Watch: Gerard Butler confronts Geoffrey Rush miles above a flat Earth in the first clip from Gods of Egypt

Watch: Gerard Butler confronts Geoffrey Rush miles above a flat Earth in the first clip from Gods of Egypt February 23, 2016


Alex Proyas sure likes his trippy cosmologies. The director’s last film, Knowing, got downright biblical in its vision of worlds destroyed and worlds renewed. His next film, Gods of Egypt, opens this Friday — and as you can see in a new clip, it features a vision of the cosmos that is part ancient mythology and part “sci-fi fantasy”.

That latter term is the label given to the film by Nerdist, the website that posted the clip, which does not seem to be embeddable. As you can see, the sun god Ra (Geoffrey Rush) is on some sort of “spaceship” that appears to be pulling the sun above the Earth — and the Earth itself is depicted as a flat slab floating in space:


This is reminiscent of an image from another Proyas film, 1998’s Dark City:


It also reminds me of some of the cosmological issues that come up when people try to interpret the creation accounts in Genesis — and that, in turn, reminds me of this bit from my interview with Noah director Darren Aronofsky two years ago:

One question I’m intrigued by is the question of cosmology. Some would argue that the early chapters of Genesis follow a very different cosmology than what we’re used to — a flat earth with fountains of the deep and so forth — and when I saw the trailer and saw those geysers shooting up, I thought that was fantastic, but then the trailer also showed a spherical Earth, and so, how was it combining those two things? What principle were you following there?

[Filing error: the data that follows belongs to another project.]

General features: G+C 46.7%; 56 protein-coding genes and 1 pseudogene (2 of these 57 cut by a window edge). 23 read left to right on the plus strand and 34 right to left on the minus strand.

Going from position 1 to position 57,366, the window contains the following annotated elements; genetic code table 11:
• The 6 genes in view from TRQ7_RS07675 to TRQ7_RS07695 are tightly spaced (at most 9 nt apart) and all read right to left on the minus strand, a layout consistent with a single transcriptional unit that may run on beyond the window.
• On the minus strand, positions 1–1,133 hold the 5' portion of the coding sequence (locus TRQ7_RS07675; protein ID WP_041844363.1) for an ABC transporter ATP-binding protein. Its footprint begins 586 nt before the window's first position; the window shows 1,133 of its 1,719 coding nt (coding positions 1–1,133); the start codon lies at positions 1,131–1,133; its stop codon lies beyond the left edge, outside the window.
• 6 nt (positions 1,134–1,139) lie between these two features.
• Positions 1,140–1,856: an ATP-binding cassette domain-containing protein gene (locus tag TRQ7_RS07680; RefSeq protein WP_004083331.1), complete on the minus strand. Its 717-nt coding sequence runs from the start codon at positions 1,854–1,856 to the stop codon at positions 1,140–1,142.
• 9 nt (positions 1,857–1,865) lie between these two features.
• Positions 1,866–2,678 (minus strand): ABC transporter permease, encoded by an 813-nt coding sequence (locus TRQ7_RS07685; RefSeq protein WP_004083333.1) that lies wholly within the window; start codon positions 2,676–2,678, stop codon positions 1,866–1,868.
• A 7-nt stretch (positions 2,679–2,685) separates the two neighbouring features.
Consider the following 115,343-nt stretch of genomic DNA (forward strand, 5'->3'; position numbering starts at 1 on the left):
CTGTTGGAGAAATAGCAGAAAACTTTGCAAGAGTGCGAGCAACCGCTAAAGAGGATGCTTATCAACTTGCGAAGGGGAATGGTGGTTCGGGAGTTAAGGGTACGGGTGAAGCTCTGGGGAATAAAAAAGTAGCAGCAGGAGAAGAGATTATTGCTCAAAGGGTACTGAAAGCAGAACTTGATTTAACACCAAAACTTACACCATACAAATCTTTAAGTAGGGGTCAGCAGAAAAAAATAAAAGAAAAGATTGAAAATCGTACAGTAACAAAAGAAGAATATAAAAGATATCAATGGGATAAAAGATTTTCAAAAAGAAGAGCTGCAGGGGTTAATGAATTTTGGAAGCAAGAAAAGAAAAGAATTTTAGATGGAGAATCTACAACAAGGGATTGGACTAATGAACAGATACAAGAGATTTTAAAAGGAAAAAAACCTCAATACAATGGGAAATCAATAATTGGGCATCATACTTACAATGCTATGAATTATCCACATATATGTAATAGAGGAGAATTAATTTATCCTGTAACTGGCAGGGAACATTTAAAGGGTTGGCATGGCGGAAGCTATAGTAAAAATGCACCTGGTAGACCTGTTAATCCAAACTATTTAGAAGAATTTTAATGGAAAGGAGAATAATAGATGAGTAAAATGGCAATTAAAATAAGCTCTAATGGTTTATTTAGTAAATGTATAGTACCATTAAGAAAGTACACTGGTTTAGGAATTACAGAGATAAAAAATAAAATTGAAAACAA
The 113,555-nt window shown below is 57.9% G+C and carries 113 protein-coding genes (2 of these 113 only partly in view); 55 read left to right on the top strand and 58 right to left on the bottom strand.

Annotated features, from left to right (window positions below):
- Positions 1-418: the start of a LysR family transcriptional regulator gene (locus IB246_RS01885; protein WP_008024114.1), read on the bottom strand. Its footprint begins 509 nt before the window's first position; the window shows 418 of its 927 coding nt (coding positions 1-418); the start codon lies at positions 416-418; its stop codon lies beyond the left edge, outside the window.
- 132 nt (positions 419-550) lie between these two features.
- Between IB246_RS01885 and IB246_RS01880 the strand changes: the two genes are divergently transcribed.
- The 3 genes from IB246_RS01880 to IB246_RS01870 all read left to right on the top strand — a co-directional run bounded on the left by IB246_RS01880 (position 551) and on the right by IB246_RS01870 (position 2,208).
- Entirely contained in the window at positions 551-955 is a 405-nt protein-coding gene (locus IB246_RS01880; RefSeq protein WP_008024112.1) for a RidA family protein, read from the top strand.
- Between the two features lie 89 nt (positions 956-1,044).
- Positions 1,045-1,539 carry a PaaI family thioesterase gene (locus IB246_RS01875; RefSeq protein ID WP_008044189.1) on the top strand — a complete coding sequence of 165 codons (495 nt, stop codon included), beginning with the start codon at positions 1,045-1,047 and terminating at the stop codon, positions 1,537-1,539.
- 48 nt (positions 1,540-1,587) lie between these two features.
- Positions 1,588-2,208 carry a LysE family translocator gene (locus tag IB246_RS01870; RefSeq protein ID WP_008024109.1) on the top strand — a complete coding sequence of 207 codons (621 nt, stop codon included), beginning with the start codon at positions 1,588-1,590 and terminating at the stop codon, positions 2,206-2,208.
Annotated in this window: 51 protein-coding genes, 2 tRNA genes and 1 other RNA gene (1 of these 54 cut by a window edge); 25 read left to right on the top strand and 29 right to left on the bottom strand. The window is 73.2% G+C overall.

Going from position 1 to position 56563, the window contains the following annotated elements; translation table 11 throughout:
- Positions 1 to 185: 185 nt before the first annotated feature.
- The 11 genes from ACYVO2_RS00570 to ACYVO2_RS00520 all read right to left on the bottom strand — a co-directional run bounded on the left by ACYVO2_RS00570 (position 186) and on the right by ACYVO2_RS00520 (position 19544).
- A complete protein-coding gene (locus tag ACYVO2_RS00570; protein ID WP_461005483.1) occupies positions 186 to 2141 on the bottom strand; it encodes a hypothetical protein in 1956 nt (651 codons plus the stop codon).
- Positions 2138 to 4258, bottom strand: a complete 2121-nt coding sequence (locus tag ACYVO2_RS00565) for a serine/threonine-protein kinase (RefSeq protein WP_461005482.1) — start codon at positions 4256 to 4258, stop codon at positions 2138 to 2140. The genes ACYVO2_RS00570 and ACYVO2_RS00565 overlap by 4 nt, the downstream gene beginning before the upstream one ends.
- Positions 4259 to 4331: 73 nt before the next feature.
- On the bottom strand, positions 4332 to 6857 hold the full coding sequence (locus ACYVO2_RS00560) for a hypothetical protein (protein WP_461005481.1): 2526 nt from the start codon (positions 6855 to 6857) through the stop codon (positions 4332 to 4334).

DA: Look, I think, you know– That’s a very very very good question. I never really perceived that, when I read Genesis, that it was a flat world. Where does it say that it’s a flat world?

It’s one of those things that biblical scholars have inferred from references to either pillars of the earth or references to the windows opening in the heavens, the canopy.

DA: That’s interesting. See, I always look at that as more, you know, it’s poetry, it’s beautiful writing, and so it’s a way of describing it. I didn’t really lock it down to sort of changing how we perceive the planet now. But that would have been a really interesting way to go, actually. If we had thought of that, we would have been like — because we were trying to invent the prediluvian world — we could have said, “Hey, the world was flat back then, so how are we going to represent that?” (laughs) We actually might have done something with that if we’d talked to you beforehand–

Oh no!

DA: –and then actually had the wrapping of the planet, which could have been an amazing CG type of moment, but we didn’t run into that, unfortunately, those ideas.

What other trippy cosmic images will Gods of Egypt have? We’ll find out on Friday.

February 24 update: The clip is now on YouTube, as are three other clips:

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